Coverage Conundrum: The Challenge of Rising State Employee Health Insurance Costs Is Hitting States Hard

By Boulard, Garry | State Legislatures, July-August 2004 | Go to article overview

Coverage Conundrum: The Challenge of Rising State Employee Health Insurance Costs Is Hitting States Hard


Boulard, Garry, State Legislatures


In the fall of 2001, only weeks after the deadly terrorist attacks of 9/11 (when many Americans were issuing calls for unity), nearly 30,000 state employees in Minnesota went out on strike. The move was characterized by the American Federation of State, County and Municipal Employees as the "single largest union action in the state's history."

The walkout had nothing to do with salaries or work conditions. It dealt with what Steve Kreisberg, AFSCME's collective bargaining director, calls "the most important, emerging state worker issue of the new century:" the increasing cost of health insurance and how much of those costs should be borne by the employees themselves.

The strike lasted for 21 weeks. Negotiators for AFSCME, which represents more than 19,000 state employees in Minnesota, as well as the Minnesota Association of Professional Employees, representing another 10,500 workers, came to an agreement that marginally held down insurance costs.

Last year, when Minnesota again sat down with union negotiators to renew the two-year state employee contracts, labor representatives agreed fairly quickly to the terms offered. The agreement was then, almost as quickly, ratified by two-thirds of AFSCME's Minnesota voting rank and file.

Outside observers may have been stunned by the contrast between the state negotiations in 2001 and 2003. But for David Haugen, the differences were easily explainable.

"By 2003, we had had a cost-tiered structure for state employee health insurance in place for two years," says Haugen, the assistant commissioner for employee insurance with Minnesota's Department of Employee Relations. "I just think many people came to the conclusion that this particular approach was working. It wasn't perfect, but it was perceived to be a step in the right direction."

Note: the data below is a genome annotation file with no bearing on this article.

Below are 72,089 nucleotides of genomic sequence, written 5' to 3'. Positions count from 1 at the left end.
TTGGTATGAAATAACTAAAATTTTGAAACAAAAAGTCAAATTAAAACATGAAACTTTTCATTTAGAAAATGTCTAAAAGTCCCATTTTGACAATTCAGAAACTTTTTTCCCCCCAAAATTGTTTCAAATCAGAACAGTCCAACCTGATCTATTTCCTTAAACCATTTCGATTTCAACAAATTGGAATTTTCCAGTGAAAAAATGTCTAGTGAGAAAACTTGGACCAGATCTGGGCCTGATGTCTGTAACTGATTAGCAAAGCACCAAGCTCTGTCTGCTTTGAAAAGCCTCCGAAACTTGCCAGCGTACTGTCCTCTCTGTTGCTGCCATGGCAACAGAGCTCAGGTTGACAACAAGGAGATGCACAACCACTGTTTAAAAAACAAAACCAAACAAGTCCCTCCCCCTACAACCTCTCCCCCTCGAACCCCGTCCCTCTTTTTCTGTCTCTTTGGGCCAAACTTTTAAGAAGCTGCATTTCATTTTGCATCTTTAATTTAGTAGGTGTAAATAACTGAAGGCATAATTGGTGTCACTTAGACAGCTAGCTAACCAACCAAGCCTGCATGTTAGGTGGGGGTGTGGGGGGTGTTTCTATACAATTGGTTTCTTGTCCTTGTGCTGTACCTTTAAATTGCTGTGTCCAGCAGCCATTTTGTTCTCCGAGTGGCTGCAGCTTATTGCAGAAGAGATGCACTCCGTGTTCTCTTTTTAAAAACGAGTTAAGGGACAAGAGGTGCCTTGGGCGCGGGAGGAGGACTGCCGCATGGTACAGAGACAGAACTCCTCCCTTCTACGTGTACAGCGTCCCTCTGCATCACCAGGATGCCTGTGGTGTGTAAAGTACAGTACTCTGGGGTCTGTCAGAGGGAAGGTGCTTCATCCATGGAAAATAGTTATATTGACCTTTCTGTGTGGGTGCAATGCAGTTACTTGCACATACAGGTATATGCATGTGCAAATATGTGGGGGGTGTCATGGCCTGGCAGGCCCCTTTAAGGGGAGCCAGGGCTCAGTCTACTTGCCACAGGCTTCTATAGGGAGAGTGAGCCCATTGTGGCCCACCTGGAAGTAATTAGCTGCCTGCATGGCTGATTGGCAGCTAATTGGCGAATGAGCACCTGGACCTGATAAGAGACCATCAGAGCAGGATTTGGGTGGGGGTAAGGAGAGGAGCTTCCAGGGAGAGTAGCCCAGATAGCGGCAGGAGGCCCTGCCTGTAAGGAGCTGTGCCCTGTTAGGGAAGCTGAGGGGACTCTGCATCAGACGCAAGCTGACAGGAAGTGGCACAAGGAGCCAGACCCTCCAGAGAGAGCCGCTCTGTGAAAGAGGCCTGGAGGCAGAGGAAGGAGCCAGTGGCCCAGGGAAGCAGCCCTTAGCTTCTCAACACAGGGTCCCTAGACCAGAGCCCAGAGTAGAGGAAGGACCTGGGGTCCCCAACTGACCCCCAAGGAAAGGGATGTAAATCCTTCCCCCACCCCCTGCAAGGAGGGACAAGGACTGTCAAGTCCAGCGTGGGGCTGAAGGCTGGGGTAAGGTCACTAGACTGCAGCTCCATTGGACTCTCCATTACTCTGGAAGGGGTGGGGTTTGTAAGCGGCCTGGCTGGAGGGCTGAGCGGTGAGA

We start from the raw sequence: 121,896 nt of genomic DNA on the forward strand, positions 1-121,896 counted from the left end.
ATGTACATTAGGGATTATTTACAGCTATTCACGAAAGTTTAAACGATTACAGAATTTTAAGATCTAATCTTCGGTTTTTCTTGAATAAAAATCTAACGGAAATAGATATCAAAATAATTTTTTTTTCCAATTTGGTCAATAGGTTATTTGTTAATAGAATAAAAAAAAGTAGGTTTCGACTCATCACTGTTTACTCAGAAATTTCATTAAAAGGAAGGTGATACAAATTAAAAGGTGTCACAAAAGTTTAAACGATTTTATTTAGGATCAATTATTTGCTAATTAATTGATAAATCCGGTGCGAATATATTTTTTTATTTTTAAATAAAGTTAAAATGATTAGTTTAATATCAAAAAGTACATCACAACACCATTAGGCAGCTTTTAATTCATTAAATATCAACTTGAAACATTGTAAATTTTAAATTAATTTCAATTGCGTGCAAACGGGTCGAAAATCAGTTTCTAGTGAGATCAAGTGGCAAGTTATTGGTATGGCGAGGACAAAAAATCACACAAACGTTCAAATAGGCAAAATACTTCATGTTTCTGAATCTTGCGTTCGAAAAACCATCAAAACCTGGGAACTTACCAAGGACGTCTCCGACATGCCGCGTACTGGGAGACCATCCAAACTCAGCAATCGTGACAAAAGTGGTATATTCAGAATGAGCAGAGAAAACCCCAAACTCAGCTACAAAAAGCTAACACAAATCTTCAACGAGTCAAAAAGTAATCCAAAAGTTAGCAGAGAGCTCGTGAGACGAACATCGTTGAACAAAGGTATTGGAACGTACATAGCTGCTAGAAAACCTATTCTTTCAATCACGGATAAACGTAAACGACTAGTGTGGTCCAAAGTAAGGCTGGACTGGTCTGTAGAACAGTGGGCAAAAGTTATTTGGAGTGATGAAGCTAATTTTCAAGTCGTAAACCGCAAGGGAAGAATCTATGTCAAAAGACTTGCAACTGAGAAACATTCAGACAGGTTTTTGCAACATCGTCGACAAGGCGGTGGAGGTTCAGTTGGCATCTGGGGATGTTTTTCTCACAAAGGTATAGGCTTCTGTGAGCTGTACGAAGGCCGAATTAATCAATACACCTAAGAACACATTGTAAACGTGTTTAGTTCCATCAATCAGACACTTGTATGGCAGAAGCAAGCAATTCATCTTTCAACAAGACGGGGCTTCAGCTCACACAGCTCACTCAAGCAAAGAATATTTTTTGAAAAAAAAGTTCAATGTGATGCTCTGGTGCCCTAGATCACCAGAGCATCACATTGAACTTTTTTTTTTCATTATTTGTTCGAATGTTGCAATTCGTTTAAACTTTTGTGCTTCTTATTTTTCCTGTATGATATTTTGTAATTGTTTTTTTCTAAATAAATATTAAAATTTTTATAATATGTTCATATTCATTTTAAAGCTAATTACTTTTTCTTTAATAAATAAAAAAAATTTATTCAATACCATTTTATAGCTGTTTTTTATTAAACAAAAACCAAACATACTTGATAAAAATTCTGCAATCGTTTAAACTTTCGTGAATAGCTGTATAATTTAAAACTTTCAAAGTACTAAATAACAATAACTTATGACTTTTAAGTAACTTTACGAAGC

A NATIONAL PROBLEM

As the continuing cost of employee health insurance challenges both the imagination and resources of administrations and lawmakers in virtually every state, the Minnesota story has become a subject of interest far beyond the state's borders.

That the challenge is nationwide and is being felt by private and public employers is without question. "Everyone is feeling their health care dollars being stretched to the limit today," says Mohit Ghose, director of public affairs for America's Health Insurance Plans in Washington, D.C., which represents private and public health plans.

Average premium increases of nearly 14 percent for the last three years in a row have prompted many private employers to shift costs onto their workers, according to the Kaiser Family Foundation.

Only 4 percent of the large employers surveyed by Kaiser were still paying 100 percent of the premiums for their employees' family coverage in 2003--down from 21 percent in 1988.

At the same time, more and more employers have imposed annual deductibles and co-payments of 20 percent or more for prescription drugs, doctor visits and hospital care.

"Obviously this is one instance where the private sector has had a clear advantage over the public sector," says Stephen Rinaldi, an employee benefits consultant with Everett James Inc. in Ridgefield, Conn.

"Regular businesses can look at yearly double-digit premium increases and simply respond unilaterally by cutting back benefits or increasing employee contributions," Rinaldi says. "State and even local governments are in a much more difficult situation. Not only do they have large labor unions to deal with, but also because there are an increasingly large number of mandated benefits, such as legislative dictates for mental health parity, coverage for chiropractors, coverage for naturopaths and so on, that push costs up."

Ghose agrees: "The states may be feeling the pinch the most. Not only because they have traditionally offered generous health insurance benefits to their employees, but also because these insurance increases have taken place just as the states have seen their revenue from other sources decline, due to the national economic downturn. …

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